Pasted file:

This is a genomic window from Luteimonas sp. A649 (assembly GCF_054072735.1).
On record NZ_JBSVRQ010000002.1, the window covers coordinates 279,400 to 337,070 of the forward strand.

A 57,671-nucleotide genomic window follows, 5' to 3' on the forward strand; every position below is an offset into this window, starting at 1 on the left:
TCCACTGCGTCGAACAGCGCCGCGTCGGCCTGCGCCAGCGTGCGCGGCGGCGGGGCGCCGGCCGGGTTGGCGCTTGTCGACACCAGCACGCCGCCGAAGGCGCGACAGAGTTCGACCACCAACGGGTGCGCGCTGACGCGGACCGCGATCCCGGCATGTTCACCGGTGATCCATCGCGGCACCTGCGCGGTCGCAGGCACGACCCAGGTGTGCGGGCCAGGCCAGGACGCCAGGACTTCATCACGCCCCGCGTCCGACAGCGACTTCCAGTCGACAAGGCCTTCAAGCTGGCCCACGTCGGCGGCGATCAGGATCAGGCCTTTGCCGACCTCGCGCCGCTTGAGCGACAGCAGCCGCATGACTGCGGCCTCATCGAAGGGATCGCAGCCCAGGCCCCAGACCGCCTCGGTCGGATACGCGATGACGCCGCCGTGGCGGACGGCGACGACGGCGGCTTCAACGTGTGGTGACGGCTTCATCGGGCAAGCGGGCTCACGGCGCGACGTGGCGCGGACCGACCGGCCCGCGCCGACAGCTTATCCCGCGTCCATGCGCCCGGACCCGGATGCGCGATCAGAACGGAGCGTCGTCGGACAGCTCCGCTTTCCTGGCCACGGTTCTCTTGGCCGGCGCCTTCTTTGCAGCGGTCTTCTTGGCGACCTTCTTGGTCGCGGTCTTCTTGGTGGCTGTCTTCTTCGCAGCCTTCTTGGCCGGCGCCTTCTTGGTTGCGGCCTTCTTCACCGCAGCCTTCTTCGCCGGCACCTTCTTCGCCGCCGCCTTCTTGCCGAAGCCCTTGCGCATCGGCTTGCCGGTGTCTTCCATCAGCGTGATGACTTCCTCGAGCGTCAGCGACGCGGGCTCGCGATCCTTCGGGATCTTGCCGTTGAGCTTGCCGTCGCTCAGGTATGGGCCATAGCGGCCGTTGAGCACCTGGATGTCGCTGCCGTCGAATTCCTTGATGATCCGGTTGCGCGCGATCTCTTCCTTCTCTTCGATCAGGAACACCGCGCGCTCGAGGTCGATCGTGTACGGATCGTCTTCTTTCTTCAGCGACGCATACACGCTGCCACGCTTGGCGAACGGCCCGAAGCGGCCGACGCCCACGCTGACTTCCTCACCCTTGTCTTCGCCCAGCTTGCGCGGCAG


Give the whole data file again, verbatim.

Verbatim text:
This is a genomic window from Luteimonas sp. A649 (assembly GCF_054072735.1).
On record NZ_JBSVRQ010000002.1, the window covers coordinates 279,400 to 337,070 of the forward strand.

A 57,671-nucleotide genomic window follows, 5' to 3' on the forward strand; every position below is an offset into this window, starting at 1 on the left:
TCCACTGCGTCGAACAGCGCCGCGTCGGCCTGCGCCAGCGTGCGCGGCGGCGGGGCGCCGGCCGGGTTGGCGCTTGTCGACACCAGCACGCCGCCGAAGGCGCGACAGAGTTCGACCACCAACGGGTGCGCGCTGACGCGGACCGCGATCCCGGCATGTTCACCGGTGATCCATCGCGGCACCTGCGCGGTCGCAGGCACGACCCAGGTGTGCGGGCCAGGCCAGGACGCCAGGACTTCATCACGCCCCGCGTCCGACAGCGACTTCCAGTCGACAAGGCCTTCAAGCTGGCCCACGTCGGCGGCGATCAGGATCAGGCCTTTGCCGACCTCGCGCCGCTTGAGCGACAGCAGCCGCATGACTGCGGCCTCATCGAAGGGATCGCAGCCCAGGCCCCAGACCGCCTCGGTCGGATACGCGATGACGCCGCCGTGGCGGACGGCGACGACGGCGGCTTCAACGTGTGGTGACGGCTTCATCGGGCAAGCGGGCTCACGGCGCGACGTGGCGCGGACCGACCGGCCCGCGCCGACAGCTTATCCCGCGTCCATGCGCCCGGACCCGGATGCGCGATCAGAACGGAGCGTCGTCGGACAGCTCCGCTTTCCTGGCCACGGTTCTCTTGGCCGGCGCCTTCTTTGCAGCGGTCTTCTTGGCGACCTTCTTGGTCGCGGTCTTCTTGGTGGCTGTCTTCTTCGCAGCCTTCTTGGCCGGCGCCTTCTTGGTTGCGGCCTTCTTCACCGCAGCCTTCTTCGCCGGCACCTTCTTCGCCGCCGCCTTCTTGCCGAAGCCCTTGCGCATCGGCTTGCCGGTGTCTTCCATCAGCGTGATGACTTCCTCGAGCGTCAGCGACGCGGGCTCGCGATCCTTCGGGATCTTGCCGTTGAGCTTGCCGTCGCTCAGGTATGGGCCATAGCGGCCGTTGAGCACCTGGATGTCGCTGCCGTCGAATTCCTTGATGATCCGGTTGCGCGCGATCTCTTCCTTCTCTTCGATCAGGAACACCGCGCGCTCGAGGTCGATCGTGTACGGATCGTCTTCTTTCTTCAGCGACGCATACACGCTGCCACGCTTGGCGAACGGCCCGAAGCGGCCGACGCCCACGCTGACTTCCTCACCCTTGTCTTCGCCCAGCTTGCGCGGCAG